"Sappiamo poco di lui."

Translation:We know little about him.

February 23, 2013



"we know a bit about him" should be correct?

February 23, 2013


"We know a bit about him" could be a subtle way of saying "we know a lot about him"; but if you say "we know little about him", it unambiguously conveys "poco di"

April 16, 2013



In English, can we also say "we know a little about him"? If YES, then I think this should be reported.

June 12, 2014

  • 130

I thought this at first, but there is actually a difference between "a little" and just "little". "A little" is confirming that you know something of him, whereas "we know little of him" is more like a denial.

"What's that guy like?" "we know little of him" vs "What's that guy like?" "we know a little of him." Hope that was helpful :)

June 30, 2014


Oh, posso comprendere ormai. Mille grazie, signore. :)

June 30, 2014

  • 130

Prego! Hai un buono oggi :D

June 30, 2014


Just like in English, in Italian you would need the article: Sappiamo un poco. The difference between "un poco" and "poco" is the same as between "a little" and "little" in English. Like temporalthings said, the former means "we know some things about him" and the latter "we don't know very much."

November 26, 2018


i like the way the 'sappiamo' sounds here

June 19, 2013


"We know little of him" is not correct?

August 3, 2017


I ran into the same problem :(

September 1, 2017


That was my direct translation too. But on reflection I suppose that is more the way Shakespeare would have said it - too old-fashioned!

July 11, 2018


ok, this is a bit delicate. because in English "we know little" is sometimes a subtle way of saying "we know nothing", and sometimes a way of saying "we know much", depending on the speaker, context etc. is the meaning here the straightforward one of "we know some, but not much", or does this sentence gets different meanings in italian as well?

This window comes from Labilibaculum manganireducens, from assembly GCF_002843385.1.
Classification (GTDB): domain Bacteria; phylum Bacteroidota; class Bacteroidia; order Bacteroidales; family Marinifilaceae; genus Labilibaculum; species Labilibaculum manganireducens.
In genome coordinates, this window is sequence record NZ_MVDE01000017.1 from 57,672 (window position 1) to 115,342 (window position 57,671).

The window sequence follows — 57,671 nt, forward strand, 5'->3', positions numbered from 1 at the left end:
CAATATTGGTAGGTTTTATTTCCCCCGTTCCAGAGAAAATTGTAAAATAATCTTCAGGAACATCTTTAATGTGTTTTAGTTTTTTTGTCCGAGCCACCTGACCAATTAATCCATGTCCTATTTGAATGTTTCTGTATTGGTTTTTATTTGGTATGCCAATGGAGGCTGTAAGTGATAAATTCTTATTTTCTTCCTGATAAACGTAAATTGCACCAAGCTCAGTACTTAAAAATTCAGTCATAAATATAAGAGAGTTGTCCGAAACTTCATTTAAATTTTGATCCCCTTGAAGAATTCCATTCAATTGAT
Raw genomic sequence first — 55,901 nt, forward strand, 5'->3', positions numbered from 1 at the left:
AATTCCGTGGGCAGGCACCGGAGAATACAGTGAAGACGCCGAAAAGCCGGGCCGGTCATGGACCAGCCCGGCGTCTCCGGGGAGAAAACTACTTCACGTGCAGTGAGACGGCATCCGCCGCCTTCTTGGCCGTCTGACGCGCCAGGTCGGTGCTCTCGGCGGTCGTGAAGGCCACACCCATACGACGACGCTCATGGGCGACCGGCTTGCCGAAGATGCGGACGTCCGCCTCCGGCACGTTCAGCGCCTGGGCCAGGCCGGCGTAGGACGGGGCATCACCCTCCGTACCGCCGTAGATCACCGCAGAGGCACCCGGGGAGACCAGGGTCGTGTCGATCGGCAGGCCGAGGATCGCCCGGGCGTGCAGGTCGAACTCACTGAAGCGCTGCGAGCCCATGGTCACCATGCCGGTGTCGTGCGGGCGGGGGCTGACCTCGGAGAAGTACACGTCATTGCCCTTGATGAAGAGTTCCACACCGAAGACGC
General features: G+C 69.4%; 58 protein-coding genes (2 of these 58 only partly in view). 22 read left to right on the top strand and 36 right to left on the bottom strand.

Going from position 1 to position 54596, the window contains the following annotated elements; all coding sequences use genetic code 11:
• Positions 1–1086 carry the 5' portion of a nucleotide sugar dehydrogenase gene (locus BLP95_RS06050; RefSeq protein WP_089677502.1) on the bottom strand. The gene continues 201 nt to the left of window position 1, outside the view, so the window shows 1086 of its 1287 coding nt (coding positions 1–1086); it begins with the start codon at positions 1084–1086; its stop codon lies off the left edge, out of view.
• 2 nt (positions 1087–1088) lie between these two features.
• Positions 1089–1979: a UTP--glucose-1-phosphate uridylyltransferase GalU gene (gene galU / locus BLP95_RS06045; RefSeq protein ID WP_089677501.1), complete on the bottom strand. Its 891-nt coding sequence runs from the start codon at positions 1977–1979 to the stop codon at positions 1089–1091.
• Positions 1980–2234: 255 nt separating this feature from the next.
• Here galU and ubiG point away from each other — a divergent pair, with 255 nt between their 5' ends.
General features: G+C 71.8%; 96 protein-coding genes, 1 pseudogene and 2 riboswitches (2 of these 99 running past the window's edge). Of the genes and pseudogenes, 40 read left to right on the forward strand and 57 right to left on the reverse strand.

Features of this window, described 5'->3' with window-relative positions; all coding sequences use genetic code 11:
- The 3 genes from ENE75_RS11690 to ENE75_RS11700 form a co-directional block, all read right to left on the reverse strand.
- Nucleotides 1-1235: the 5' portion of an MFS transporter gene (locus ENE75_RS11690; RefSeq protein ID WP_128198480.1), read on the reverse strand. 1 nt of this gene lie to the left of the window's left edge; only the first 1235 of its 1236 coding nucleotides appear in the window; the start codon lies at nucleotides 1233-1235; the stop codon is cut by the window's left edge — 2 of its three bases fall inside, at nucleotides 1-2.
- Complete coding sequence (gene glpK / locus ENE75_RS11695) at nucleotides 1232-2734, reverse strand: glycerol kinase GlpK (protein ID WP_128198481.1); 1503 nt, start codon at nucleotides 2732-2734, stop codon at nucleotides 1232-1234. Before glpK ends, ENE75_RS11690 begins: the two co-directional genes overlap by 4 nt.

October 25, 2013


I don't think that "we know little" ever means "we know much": it can mean "we know nothing" (or more likely, next-to-nothing, or nothing that is particularly useful). It seems to me that "we know little" connotes that the amount we know is less than some optimal amount that would be desirable to know.

June 30, 2018


Why replace little with few is not correct?

June 27, 2014


Few refers to a numeric quantity. A few bananas, a few people, etc. It wouldnt make sense in this context. You can have "a little knowledge", but not "a few knowledge".

January 11, 2015


Would "sappiamo poco circa lui" work as well?

January 20, 2015


No, "circa" means "about" in the sense of "approximately" or "roughly". In this context you need "di" to mean "of" or "about".

May 26, 2015


Grazie ;)

May 27, 2015


Can this also mean "we know little from him"?

April 8, 2015


No, this should be "Sappiamo poco da lui"

November 15, 2015


I thought when it came to knowing someone, it was "conosciamo," not "sappiamo"?

May 4, 2015


To know something about someone is different than knowing someone. "Sappiamo" is the correct term to use because they may know of him but they don't know anything about him. Hope this clears things up

May 4, 2015


That makes sense now. Grazie!

May 5, 2015


we know less than he?

December 7, 2014


No, "di" is of, not than, and "poco" is a little, not less (which would, unless I'm mistaken, be "meno").

December 7, 2014


I put a little bit and didn't accept it. Does anybody know why? Thanks.

January 6, 2015


Should 'We know A little about him." be accepted as well?

March 2, 2015


What's the difference between 'poco' and 'po'? I think we saw 'un po' before and it meant 'a little' so I'm confused...

April 25, 2015


I think that you can say "un poco" or "un po'" to mean "a bit", just depending on how good it sounds in the sentence. However to mean "little" like in this sentence you can only say "poco", as "po'" can't be used without "un" in front of it. I could be wrong though!

May 26, 2015


Very much a nuance thing, but I'd say knowing little & knowing a litte about somebody are a mater of degree.

May 23, 2016


Could it also be translated "We know little over him"?

February 5, 2017


Is "sappiamo poco su di lui" correct?

January 25, 2018


How would you say "We know a little about him"?

May 25, 2018


The correct answer is: Conosciamo. Conoscere = to know a person, to be familiar with a person, to be acquainted with/to meet a person. Sapere = to know a fact, to know how to do something.

April 9, 2019
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